Learn more about the curriculum requirements for the Agricultural Production and Technology Management Concentration.
Law and Policy Concentration
Compared to the base major, this concentration requires courses in two of three areas of law (agricultural, business, environmental) and two of three areas of policy (commodity, conservation, and food). Two additional courses related to law and/or policy are also required from a list of directed electives. This concentration would be appropriate for students pointing toward law school or a graduate program in public administration or public policy. Students seeking to work for a government agency or and industry organization would also benefit greatly from pursuing this concentration.
Learn more about the curriculum requirements for the Law and Policy Concentration.
Finance and Risk Management Concentration includes Business Administration Minor
Compared to the base major, this concentration requires departmental courses in rural real estate appraisal, agricultural law, futures/options markets, and commodity policy. This concentration builds in a Minor in Business Administration that includes courses in management, marketing, and finance. This concentration would be appropriate for students interested in working in some capacity within the finance, insurance, or real estate industries, or for the US Department of Agriculture agencies that administer the commodity and crop insurance programs.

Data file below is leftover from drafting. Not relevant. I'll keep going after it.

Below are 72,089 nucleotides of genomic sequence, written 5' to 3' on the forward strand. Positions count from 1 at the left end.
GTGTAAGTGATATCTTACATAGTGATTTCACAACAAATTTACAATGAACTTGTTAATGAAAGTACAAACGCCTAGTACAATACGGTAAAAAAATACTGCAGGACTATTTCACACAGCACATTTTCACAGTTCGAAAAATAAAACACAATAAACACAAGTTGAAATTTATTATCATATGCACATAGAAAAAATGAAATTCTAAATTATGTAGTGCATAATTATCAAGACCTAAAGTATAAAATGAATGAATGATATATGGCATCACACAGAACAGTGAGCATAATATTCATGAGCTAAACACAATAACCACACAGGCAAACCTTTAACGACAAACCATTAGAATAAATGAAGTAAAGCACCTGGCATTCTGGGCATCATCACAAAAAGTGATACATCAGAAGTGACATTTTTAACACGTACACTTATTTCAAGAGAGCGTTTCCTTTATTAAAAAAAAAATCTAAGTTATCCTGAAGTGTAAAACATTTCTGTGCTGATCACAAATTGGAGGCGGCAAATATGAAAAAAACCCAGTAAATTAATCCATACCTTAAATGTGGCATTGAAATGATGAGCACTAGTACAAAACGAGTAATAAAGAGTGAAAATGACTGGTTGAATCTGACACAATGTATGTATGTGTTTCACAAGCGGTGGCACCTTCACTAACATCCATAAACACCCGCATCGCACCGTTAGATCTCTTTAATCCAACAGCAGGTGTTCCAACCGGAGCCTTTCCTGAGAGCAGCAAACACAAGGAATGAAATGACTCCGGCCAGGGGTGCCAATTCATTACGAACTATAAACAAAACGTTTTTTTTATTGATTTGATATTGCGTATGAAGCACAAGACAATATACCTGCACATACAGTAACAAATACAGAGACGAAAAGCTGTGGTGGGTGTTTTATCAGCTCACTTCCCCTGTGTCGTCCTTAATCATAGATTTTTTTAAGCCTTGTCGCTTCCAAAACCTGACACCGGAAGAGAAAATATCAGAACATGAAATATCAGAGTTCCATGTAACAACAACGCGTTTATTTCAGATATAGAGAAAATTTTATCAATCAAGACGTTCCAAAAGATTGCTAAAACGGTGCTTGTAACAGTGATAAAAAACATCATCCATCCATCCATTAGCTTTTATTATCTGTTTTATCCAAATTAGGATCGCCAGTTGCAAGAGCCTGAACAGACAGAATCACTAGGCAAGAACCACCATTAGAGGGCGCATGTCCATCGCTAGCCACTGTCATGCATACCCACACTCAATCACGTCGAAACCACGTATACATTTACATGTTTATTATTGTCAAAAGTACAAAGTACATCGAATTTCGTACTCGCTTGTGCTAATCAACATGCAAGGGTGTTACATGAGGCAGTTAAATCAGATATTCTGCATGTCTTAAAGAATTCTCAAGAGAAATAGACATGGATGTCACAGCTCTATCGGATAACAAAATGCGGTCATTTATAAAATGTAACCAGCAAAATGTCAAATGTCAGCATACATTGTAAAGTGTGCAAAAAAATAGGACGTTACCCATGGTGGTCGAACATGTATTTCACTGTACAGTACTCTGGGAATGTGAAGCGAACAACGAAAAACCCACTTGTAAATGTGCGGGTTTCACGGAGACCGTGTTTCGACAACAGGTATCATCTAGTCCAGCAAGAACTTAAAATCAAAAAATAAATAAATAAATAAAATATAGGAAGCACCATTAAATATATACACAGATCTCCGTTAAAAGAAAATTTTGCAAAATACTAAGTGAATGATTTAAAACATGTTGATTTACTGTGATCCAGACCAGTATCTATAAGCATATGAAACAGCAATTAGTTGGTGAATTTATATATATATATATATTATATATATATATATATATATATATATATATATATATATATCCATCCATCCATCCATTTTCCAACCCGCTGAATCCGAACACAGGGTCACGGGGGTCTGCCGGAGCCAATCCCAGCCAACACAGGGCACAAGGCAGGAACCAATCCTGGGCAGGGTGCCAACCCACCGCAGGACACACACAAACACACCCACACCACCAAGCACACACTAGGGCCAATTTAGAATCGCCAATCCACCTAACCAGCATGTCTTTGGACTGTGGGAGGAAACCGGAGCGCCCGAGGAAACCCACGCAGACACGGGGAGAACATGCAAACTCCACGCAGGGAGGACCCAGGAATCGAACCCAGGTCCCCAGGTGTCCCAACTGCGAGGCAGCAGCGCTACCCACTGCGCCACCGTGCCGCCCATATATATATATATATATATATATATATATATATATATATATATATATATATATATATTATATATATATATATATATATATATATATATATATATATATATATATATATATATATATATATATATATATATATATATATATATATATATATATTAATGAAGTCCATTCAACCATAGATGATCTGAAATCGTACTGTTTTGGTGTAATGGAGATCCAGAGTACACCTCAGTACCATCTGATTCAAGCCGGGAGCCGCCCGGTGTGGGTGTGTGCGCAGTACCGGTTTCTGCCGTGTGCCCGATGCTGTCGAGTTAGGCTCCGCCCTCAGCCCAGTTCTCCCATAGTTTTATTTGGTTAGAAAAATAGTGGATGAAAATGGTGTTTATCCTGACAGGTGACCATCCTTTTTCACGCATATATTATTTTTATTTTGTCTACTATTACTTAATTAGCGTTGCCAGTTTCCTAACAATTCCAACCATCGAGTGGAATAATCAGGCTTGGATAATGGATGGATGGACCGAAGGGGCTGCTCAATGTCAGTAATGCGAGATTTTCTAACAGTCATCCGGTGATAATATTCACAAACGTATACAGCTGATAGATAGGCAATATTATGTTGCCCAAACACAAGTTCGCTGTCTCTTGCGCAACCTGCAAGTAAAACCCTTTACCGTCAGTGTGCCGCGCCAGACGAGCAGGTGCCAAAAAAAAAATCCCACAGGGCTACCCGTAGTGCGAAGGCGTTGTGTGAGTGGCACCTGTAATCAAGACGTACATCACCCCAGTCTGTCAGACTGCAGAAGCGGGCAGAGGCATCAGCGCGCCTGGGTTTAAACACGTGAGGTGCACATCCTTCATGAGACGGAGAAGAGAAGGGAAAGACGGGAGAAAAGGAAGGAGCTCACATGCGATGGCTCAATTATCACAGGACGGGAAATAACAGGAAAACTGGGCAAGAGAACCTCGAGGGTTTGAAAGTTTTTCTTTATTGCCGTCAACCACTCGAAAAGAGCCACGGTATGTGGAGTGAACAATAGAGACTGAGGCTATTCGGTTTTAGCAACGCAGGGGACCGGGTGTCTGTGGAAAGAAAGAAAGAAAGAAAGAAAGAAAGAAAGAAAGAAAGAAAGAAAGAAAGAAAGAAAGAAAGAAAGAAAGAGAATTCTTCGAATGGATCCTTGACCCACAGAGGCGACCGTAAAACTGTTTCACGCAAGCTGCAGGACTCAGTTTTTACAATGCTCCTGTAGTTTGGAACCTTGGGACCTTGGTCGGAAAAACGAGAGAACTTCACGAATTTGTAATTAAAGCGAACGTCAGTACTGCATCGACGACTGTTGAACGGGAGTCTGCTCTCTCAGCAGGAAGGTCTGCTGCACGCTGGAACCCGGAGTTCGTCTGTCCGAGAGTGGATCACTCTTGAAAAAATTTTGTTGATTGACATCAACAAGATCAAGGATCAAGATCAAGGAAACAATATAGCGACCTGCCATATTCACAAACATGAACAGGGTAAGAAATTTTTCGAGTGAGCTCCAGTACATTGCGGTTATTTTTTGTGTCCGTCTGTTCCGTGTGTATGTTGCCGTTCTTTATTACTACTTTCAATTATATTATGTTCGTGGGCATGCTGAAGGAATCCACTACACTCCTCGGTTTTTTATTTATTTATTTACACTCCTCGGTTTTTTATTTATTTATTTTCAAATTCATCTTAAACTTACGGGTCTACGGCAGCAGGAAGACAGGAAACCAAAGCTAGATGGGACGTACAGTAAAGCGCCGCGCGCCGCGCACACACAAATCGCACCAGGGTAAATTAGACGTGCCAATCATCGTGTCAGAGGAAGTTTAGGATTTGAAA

Learn more about the curriculum requirements for the Finance and Risk Management Concentration.
Food Industry Management Concentration includes Business Administration Minor
Compared to the base major, this concentration requires departmental courses in food industry management and marketing as well as food policy. A course in food laws and regulations is also required. This concentration builds in a Minor in Business Administration that includes courses in management, marketing, and finance. This concentration would be appropriate for students interested in employment with companies engaged in the processing of agricultural commodities or the manufacturing, wholesaling, or retailing of food products.
Learn more about curriculum requirements for the Food Industry Management Concentration.
Natural Resource and Environmental Economics Major
Students majoring in natural resource and environmental economics are prepared for a variety of careers in both the private and public sectors. With increasing competition for limited land, water, and other natural resources in the U.S. and throughout the world, as well as growing concern about environmental degradation of various sorts, there is a growing need for professionals who can assist in the process of balancing economic and environmental tradeoffs. Private firms face serious challenges in meeting stricter environmental regulations and achieving self-imposed environmental goals. Public agencies must continually seek to design policies so that society’s resource conservation or environmental quality goals are achieved in a cost-effective manner.